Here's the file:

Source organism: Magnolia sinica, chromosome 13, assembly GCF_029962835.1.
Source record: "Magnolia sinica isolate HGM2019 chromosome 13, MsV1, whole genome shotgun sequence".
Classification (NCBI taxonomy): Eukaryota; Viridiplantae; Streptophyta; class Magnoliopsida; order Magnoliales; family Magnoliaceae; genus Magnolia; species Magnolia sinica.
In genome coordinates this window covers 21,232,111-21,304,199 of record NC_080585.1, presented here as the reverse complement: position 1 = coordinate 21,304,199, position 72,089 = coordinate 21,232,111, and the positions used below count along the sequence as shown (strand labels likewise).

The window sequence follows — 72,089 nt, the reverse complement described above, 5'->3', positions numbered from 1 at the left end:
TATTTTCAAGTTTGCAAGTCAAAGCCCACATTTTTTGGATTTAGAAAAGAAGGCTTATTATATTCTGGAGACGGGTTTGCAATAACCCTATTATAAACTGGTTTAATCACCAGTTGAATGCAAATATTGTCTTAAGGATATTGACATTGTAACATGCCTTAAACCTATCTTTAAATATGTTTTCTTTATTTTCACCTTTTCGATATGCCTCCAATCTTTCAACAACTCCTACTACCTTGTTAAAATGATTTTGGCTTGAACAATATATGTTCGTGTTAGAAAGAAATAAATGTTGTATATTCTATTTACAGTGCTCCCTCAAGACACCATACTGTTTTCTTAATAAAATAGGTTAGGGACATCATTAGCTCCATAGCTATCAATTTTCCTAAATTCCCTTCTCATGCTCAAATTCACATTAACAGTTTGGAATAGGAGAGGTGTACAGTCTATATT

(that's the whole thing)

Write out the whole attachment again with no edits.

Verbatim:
Source organism: Magnolia sinica, chromosome 13, assembly GCF_029962835.1.
Source record: "Magnolia sinica isolate HGM2019 chromosome 13, MsV1, whole genome shotgun sequence".
Classification (NCBI taxonomy): Eukaryota; Viridiplantae; Streptophyta; class Magnoliopsida; order Magnoliales; family Magnoliaceae; genus Magnolia; species Magnolia sinica.
In genome coordinates this window covers 21,232,111-21,304,199 of record NC_080585.1, presented here as the reverse complement: position 1 = coordinate 21,304,199, position 72,089 = coordinate 21,232,111, and the positions used below count along the sequence as shown (strand labels likewise).

The window sequence follows — 72,089 nt, the reverse complement described above, 5'->3', positions numbered from 1 at the left end:
TATTTTCAAGTTTGCAAGTCAAAGCCCACATTTTTTGGATTTAGAAAAGAAGGCTTATTATATTCTGGAGACGGGTTTGCAATAACCCTATTATAAACTGGTTTAATCACCAGTTGAATGCAAATATTGTCTTAAGGATATTGACATTGTAACATGCCTTAAACCTATCTTTAAATATGTTTTCTTTATTTTCACCTTTTCGATATGCCTCCAATCTTTCAACAACTCCTACTACCTTGTTAAAATGATTTTGGCTTGAACAATATATGTTCGTGTTAGAAAGAAATAAATGTTGTATATTCTATTTACAGTGCTCCCTCAAGACACCATACTGTTTTCTTAATAAAATAGGTTAGGGACATCATTAGCTCCATAGCTATCAATTTTCCTAAATTCCCTTCTCATGCTCAAATTCACATTAACAGTTTGGAATAGGAGAGGTGTACAGTCTATATT